According to a study by [17], wood can be dried at an average daily temperature of  ≥ 7 °C, labeling a month with temperatures of  > 25 °C “a good air-drying month.” Evaluated the relationship between wood drying and wind [18]. In this study, the wind speed required for wood drying was 1–2 m/s, but a strong wind speed of 4–5 m/s is also applicable, owing to technological advances in equipment that determines the temperature, humidity, and wind speed. In wood conservation studies, [19] asserted that decay fungi thrive at temperatures between 25 and 30 °C and 80% humidity. Moreover, wood that has a moisture content of  > 20% should be monitored for decay fungal growth. It is not the climatic environment of the measurement time that affects the moisture content of wood, but rather previous environmental conditions. Hence, it is necessary to measure and analyze temperature, relative humidity, and wind data over a certain period. Here, the data obtained from climatic equipment installed at the Kim Myeong-Kwan Gotaek site itself was analyzed rather than data collected from weather stations. The airflow around the building was also analyzed using CFD, which simulates the wind environment.

The aim of this study was to objectively analyze and evaluate the climatic environment of wooden architecture older than 200 years. We focused on the Kim Myeong-Kwan Gotaek (hereafter, referred to as “Gotaek”) as a case study. We directly measured and analyzed the climate environment with a method developed through literature review. We also analyzed directly obtained field data of the climatic environment of these buildings. Our findings demonstrate that analyzing climate environment measurements is appropriate for investigating environments such as wooden cultural properties, and CFD simulation showed potential as it can predict changing conditions.

However, despite the potential of these methods, modeling and environmental condition determination need a defined process to increase legitimacy through continuous research. In addition, the amount of measurement equipment available is a limiting factor for measuring variables given the large sites containing many buildings and the degree of change in the outdoor environment. Nevertheless, this study confirmed the necessity of accumulating scientific data to preserve and utilize architectural heritage.

Materials and methods

Study site

The Gotaek in Jeongeup is a 230-year-old upper-class house built around 1784, designated as the National Folk Cultural Property No. 26 (1971). Figure 1 represents a panoramic view of the Gotaek, which has typical geographic features such as a mountain (the Cheongha) in the back (north) and a river (the Dongjingang) in the front (south). The house is in a southeast direction, facing away from the Hwagyeonsan Mountain, with an Ansan in the front. A pond in the front yard suppresses the energy of the Hwagyeonsan Mountain. In the Joseon Dynasty, upper-class houses were built based on geomancy, with the left side as the focal point of the arrangement [20].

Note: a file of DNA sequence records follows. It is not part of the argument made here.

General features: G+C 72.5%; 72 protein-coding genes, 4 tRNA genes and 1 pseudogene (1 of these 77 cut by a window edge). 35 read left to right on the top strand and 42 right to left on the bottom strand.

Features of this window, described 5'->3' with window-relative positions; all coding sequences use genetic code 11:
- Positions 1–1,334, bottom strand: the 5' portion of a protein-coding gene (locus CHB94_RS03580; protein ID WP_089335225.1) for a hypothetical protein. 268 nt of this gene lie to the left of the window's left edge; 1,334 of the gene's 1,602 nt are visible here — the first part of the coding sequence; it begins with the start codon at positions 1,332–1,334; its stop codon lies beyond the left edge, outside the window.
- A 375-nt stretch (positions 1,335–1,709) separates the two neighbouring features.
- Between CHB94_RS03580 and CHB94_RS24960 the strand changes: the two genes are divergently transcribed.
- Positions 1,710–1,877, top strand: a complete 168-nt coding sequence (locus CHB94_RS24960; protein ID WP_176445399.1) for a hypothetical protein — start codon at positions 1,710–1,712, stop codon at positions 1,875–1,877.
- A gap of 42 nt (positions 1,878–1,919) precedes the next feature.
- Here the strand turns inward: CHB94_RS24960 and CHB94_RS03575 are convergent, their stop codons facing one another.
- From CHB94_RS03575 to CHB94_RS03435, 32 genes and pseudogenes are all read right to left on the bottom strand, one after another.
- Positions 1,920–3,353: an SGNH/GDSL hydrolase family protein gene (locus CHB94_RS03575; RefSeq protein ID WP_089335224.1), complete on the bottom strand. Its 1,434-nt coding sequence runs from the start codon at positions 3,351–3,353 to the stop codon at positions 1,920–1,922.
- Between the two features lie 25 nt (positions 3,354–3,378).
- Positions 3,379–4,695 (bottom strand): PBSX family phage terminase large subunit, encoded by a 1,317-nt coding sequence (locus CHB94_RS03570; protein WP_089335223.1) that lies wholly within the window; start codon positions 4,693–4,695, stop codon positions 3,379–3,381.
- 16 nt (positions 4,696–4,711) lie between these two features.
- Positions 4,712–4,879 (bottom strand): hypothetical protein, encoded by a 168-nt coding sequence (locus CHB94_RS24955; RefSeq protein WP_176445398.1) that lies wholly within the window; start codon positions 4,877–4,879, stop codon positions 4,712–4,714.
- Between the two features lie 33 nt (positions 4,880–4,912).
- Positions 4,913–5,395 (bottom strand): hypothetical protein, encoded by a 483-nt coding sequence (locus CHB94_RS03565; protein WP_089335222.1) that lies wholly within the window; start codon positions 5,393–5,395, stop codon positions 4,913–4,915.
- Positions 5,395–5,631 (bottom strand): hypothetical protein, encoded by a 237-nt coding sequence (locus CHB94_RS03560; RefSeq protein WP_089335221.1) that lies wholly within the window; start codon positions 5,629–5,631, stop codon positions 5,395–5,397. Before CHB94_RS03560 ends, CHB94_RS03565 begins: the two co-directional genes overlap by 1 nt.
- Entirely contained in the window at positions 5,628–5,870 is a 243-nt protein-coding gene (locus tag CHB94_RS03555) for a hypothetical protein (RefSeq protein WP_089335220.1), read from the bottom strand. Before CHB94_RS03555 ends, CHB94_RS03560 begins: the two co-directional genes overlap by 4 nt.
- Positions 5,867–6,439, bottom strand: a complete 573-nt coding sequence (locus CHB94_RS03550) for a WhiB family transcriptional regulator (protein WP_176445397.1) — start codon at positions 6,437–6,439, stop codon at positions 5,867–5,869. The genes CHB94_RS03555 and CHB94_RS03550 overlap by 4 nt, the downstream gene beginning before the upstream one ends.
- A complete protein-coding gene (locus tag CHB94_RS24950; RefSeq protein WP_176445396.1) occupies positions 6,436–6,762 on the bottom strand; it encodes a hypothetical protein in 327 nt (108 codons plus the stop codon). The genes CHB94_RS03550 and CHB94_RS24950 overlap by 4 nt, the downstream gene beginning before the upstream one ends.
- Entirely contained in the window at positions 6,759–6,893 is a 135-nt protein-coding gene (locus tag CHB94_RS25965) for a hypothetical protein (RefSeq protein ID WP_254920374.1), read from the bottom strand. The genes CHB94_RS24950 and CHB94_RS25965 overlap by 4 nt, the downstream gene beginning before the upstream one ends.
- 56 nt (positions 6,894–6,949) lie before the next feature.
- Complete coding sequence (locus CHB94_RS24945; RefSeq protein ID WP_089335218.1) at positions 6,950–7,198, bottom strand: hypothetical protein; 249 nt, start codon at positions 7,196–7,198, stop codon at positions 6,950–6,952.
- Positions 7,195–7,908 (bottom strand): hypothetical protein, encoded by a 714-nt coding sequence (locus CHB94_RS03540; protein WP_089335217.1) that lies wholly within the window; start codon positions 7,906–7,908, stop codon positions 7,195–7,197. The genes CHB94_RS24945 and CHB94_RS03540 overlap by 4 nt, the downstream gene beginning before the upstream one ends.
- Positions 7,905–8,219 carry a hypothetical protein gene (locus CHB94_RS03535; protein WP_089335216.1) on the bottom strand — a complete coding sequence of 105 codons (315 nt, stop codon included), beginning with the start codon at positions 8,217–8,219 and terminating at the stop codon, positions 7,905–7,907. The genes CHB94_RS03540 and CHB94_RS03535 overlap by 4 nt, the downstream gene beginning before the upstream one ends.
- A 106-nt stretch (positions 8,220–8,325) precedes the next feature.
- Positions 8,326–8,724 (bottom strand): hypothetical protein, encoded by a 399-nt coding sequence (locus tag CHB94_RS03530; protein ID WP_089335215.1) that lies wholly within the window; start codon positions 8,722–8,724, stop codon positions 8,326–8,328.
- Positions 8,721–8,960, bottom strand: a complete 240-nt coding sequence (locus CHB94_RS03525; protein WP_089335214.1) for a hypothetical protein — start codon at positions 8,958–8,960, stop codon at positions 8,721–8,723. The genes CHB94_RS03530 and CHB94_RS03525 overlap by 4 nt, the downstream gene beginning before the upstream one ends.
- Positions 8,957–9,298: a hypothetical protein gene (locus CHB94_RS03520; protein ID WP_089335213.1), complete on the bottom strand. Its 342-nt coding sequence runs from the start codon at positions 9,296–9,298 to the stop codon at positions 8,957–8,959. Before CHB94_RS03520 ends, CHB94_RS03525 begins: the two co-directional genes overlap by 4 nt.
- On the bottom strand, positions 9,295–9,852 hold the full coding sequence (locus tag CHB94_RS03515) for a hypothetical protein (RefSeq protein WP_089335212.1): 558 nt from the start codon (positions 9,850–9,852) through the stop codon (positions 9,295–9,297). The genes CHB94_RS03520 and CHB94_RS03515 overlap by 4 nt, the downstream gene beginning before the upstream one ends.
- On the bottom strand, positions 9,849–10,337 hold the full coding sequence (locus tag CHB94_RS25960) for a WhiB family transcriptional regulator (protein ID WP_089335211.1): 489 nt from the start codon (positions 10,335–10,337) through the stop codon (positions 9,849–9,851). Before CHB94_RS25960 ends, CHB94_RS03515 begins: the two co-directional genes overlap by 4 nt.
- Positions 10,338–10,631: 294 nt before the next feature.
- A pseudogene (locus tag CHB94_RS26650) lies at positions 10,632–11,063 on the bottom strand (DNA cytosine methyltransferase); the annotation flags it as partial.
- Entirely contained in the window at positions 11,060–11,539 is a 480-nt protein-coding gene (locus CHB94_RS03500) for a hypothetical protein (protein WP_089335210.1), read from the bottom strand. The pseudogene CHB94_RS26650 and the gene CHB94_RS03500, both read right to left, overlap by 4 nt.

Fig. 1
figure 1

Aerial photo and view of Korean traditional architectural heritage (Kim Myeong-KwanGotaek)

There is a Munganchae in the front, Sarangchae in the east, Haengrangchae and Anchae in the north, Sadang in the northeast, and Ansarangchae in the west, and it is surrounded by a 1.7 m high fence.

In Korea, the “Munganchae” serves as the main entrance to and from a house and is a building connected to the wall that forms the boundary. The “Sarangchae” is the primary living space for men and functions as a social hub. The “Haengnangchae” is a building where servants live and is connected to the entrance door or serves to protect the main building. The “Anchae” is a living space for women and for preparing meals and is typically located as far away as possible from the main gate. The “Ansarangchae” is an additional living space for married children. The “Sadang” serves the function of worshipping ancestors and is usually located in an easily accessible place in the sarangchae where men live.

Jeongeup is located between latitude 35°27′–35°45′ and longitude 127°07′–126°43′. The geographical topography of Jeongeup is high in the southeast and low in the northwest. Jeongeup has a climate characteristic of the west coast of Korea, which includes heavy snowfall in winter. Northwesterly winds are common during this season, while southeasterly winds are common at other times. The average wind speed is around 1.5 m/s, the average annual temperature is around 13 °C, and the amount of precipitation is around 1,100 mm.

In Korea, the temperature has risen by 1.4 degrees in the last 30 years compared to the period of 1912–1941. The average annual temperature during the 2010s (2011–2017) was the highest at 14.1 °C. Precipitation has also increased by 124 mm during the past 30 years, showing significant variability. Summer has become 19 days longer, and winter has become 18 days shorter, resulting in regional droughts and floods [21]. As such, the climate of Korea has changed rapidly since 2000, increasing the risk of wood decay.